Looks fancy hey? Well, you can get two courses for around £15, or you can go a la carte, a la me.

Koffman and Mr White's Bath

I went for the duck pate starter, not quite realising it was a pate, which was totally my fault (would you know what ‘Rilettes’ was?!). I would never normally order pate in a restaurant, but after I got that layer of fat off it was really good.

“Rillettes of duck, green peppercorns, toasted sourdough”

Actually just Wikipedia’d ‘rilletes’ and apparently the fat is kinda the whole point. Well now we know…

I went for the mango, chicken and prawn curry for the main course. Gawd it was lush. Absolutely no food envy around the table there, think I had the best one, although apparently the ox cheek was tasty too.

“The Connaught’s coq and shrimp curry, fresh mango, ginger, buttered rice”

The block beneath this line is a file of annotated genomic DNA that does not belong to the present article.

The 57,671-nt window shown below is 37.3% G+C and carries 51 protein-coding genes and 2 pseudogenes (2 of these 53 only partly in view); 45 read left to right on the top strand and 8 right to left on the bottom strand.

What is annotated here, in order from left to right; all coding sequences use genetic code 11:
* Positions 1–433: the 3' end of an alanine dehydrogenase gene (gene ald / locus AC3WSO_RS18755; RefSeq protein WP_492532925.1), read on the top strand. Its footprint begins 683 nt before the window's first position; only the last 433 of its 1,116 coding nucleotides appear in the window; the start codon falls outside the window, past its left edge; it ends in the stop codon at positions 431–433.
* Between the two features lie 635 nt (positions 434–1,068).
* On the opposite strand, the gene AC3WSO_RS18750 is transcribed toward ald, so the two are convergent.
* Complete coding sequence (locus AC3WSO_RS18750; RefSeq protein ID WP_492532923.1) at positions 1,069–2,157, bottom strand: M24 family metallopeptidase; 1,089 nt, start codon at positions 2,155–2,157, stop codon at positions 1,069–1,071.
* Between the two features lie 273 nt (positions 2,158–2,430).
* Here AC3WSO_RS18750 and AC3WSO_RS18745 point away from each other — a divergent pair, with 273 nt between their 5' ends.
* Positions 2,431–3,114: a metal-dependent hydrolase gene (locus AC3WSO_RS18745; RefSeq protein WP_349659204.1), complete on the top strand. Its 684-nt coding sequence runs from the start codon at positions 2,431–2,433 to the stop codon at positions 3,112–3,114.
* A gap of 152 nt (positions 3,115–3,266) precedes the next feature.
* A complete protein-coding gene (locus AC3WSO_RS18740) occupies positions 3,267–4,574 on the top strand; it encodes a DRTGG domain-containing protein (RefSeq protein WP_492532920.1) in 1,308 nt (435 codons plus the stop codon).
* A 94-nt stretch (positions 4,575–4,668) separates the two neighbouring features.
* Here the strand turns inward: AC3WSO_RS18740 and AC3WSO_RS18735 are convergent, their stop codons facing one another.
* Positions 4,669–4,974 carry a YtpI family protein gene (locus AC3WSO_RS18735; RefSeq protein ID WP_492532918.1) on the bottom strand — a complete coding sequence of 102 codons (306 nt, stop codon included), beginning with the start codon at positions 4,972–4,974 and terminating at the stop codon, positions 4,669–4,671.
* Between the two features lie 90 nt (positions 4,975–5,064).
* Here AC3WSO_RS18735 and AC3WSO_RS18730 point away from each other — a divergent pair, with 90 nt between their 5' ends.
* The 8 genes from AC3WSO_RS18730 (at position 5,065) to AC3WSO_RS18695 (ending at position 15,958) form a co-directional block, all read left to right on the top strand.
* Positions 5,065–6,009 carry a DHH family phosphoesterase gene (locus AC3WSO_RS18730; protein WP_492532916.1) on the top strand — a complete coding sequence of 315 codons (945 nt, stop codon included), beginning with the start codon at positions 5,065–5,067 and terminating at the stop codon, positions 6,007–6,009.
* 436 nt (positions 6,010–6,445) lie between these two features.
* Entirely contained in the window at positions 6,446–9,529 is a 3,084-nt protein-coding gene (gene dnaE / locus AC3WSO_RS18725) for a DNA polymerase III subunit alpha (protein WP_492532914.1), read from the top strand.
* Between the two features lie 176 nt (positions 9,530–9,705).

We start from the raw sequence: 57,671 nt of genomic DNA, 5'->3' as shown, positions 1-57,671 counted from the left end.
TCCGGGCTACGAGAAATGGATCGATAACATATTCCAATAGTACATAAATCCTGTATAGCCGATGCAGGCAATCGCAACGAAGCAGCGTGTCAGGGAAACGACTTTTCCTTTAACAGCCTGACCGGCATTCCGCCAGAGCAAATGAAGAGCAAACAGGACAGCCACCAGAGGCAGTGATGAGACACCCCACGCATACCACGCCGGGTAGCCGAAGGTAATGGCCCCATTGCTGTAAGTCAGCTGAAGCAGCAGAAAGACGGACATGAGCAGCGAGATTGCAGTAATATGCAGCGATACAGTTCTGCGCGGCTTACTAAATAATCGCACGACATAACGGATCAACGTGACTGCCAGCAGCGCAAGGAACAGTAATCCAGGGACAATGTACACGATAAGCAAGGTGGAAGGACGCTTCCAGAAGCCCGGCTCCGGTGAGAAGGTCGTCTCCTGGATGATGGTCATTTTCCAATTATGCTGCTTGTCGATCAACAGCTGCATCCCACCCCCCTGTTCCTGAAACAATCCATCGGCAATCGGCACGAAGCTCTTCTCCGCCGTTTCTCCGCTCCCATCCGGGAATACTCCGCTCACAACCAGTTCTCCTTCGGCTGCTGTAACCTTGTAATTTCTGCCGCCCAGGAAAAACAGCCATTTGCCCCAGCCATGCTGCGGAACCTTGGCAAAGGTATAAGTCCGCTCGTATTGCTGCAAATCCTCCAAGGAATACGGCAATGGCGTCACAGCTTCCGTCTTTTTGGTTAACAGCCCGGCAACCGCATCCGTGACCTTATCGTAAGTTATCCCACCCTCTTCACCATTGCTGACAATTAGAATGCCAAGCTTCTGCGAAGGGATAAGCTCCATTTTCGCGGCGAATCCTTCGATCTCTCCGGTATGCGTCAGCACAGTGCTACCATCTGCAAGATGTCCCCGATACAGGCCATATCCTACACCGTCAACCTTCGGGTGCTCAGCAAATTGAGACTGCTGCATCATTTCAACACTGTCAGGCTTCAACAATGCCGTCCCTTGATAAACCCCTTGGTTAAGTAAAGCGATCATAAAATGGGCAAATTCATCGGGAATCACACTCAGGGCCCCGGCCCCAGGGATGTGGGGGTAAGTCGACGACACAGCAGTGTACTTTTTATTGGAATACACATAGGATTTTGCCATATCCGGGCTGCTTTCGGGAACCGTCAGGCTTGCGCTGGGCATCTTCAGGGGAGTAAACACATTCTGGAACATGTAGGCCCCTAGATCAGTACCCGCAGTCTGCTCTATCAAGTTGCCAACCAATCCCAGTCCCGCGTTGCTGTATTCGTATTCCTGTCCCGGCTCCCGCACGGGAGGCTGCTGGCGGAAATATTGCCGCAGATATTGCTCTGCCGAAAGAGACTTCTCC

The bread was freshly baked from a local baker, and was all quaffed down with red wine. I didn’t actually get to look at the bottle, but presume it was the house. Would drink again. 

After dinner we went to check out the hotel’s Escape cocktail bar. In honour of World Sleep Day, which our trip was arrange for, the mixologist there created a creamy lavender cocktail to help us sleep.

And so after I’d drank that, that’s exactly what I did.


Pin for laterBath for the day


Abbey Hotel

I went up to my room, had a delightful hot shower in my funky bathroom and as soon as I got in bed I went straight to sleep.

My room was SO cosy.

day in Bath

Breakfast at the Abbey Hotel